Are You Smarter Than A Fifth Grader?

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I spent this morning at the Career Day of my youngest kids’ elementary school (West Mercer) with about 30 third, fourth, and fifth graders.  My session was entitled “Your $100,000,000 Idea.”  My goal was to explain what a venture capitalist does, lay out the criteria we use to make investments (team, product, market, business model and timing), and give each student the opportunity to pitch a new business concept. I told the students that each group would pick a winning idea, and I would publish the winners here.

To my surprise, the ideas the students came up with were incredibly fun and original.  I had three different groups of approximately 10 students.  After each group voted for a winner, we all honed the idea to make it better.  Without further ado, here are the winners, selected by the students themselves.

First group


Company name:  Ydrive

Concept:  A student named Alex pitched the idea of a car that drives itself.  Some of the other students decided that we should add Siri functionality to it, so that the car would respond to voice commands.  Another student wanted to make sure the car was easily customizable, meaning that the owner could replace various components easily if he or she wanted to change the color or add additional functionality.  The students wanted to enable Wi-Fi in each car.

I made the students aware of Google’s efforts in this self-driving arena, but they were confident they could beat Google to market.  I especially liked the name, Ydrive, suggested by a student named Zoe. Her rationale: “It’s like WhyDrive? but without the wh.”  Wow!  Anyone want to hire Zoe to head up marketing?


Second group

Company:  Aquamarian

Concept:  A student named Evan pitched the idea of an underwater hotel.  The initial property would be built in Hawaii because “there is a lot of good fish to look at there.”  The students wanted to make sure that each room had an Xbox and the latest in 3D TV technology.  The hotel would have unbreakable glass (it is an underwater hotel, after all) and the ability for guests to access the hotel from waterproof elevators that open above water.  Note: The students rejected my idea of calling it Hotel Atlantis.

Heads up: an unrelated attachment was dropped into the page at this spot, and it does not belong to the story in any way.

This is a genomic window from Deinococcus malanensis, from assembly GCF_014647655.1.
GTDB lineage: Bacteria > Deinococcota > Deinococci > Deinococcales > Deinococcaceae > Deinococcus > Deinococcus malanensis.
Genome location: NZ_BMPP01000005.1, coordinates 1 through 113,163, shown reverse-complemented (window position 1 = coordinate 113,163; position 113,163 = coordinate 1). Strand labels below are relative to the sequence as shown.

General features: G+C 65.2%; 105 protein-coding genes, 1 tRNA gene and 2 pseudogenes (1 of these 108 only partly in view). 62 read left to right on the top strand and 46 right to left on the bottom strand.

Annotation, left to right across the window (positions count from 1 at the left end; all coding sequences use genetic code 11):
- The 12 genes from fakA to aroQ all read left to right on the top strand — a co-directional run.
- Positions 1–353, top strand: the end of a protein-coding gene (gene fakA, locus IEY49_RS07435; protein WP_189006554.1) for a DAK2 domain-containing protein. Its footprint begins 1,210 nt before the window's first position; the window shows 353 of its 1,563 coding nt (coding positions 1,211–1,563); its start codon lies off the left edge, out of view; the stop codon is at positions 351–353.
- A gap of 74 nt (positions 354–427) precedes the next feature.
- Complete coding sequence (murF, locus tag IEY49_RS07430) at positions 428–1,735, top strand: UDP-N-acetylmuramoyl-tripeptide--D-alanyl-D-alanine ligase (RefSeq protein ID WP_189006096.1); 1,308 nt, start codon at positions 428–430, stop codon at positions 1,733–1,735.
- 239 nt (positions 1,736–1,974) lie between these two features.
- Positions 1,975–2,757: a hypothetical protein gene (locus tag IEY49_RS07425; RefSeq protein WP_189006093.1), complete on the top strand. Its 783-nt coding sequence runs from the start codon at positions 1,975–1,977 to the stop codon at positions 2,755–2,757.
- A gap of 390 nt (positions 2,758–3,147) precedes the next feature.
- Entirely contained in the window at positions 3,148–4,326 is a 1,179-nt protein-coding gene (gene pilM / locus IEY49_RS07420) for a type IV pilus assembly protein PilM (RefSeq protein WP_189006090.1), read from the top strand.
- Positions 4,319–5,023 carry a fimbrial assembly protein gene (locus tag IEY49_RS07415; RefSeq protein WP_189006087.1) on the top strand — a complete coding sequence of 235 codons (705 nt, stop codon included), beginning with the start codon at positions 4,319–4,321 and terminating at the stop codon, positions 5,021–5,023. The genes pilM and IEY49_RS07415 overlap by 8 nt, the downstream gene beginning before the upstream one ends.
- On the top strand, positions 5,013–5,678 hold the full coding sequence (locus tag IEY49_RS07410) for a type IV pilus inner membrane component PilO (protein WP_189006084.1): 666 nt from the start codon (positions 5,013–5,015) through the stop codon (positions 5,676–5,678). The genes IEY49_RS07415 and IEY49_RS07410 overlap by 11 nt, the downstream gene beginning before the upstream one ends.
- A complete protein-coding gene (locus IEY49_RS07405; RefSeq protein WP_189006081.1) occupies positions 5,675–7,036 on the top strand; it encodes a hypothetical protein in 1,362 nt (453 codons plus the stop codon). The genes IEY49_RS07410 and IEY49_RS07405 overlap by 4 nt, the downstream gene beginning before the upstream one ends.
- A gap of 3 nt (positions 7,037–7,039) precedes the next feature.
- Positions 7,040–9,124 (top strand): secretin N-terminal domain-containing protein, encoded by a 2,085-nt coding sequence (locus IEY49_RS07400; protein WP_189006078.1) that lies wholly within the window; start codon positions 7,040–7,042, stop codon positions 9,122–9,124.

Third group


Company:  SenSuit

Concept:  A student named Andres pitched the idea of a full-body video game controller. The suit would recognize body movements and enable a more fully immersive gaming experience. SenSuit would include a helmet that would have a 3D display.  The suit also would respond to stimuli in the games. For example, if you were stabbed in swordplay, the suit would vibrate in the affected area.  The students thought it made sense to launch this controller to work with Halo 4 “because it’s a really popular game and the suit would work well with it.”

In this third session, I actually changed the voting procedure so that the students voted secretly versus public voting which I did in the first two sessions.  Like in the adult world, the students’ public votes often depended more on who was pitching than on what was pitched.

Some other ideas that didn’t win, but I loved: clothes that grow with you as you grow (perhaps using smart nanoparticles), a video game controller that responds to brain stimuli versus body movements, a smartphone that folds out into a TV, launching an asteroid with a camera to explore the universe, and a party RV outfitted with the latest in 3D, hi-def TVs to watch big-time sporting events.

In the midst of so much negative press about our education system, today was a great day at an outstanding public elementary school. If you had joined me today, you would feel much more comfortable about the future of entrepreneurship.

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  • Kyle Kesterson

    Between these kids’ imaginations, and the productivity/brilliance level of the kids at events, such as StudentRND, there is much hope for the next generation! The press needs to shine a light in that direction, to say the least.

    What’s fascinating is that with our rate of growth and access to resources and emerging technologies, these ideas are JUST over the horizon and well achievable in their lifetime. They’ll look back and laugh when they think that THIS was innovation.

    Thanks for sharing Greg.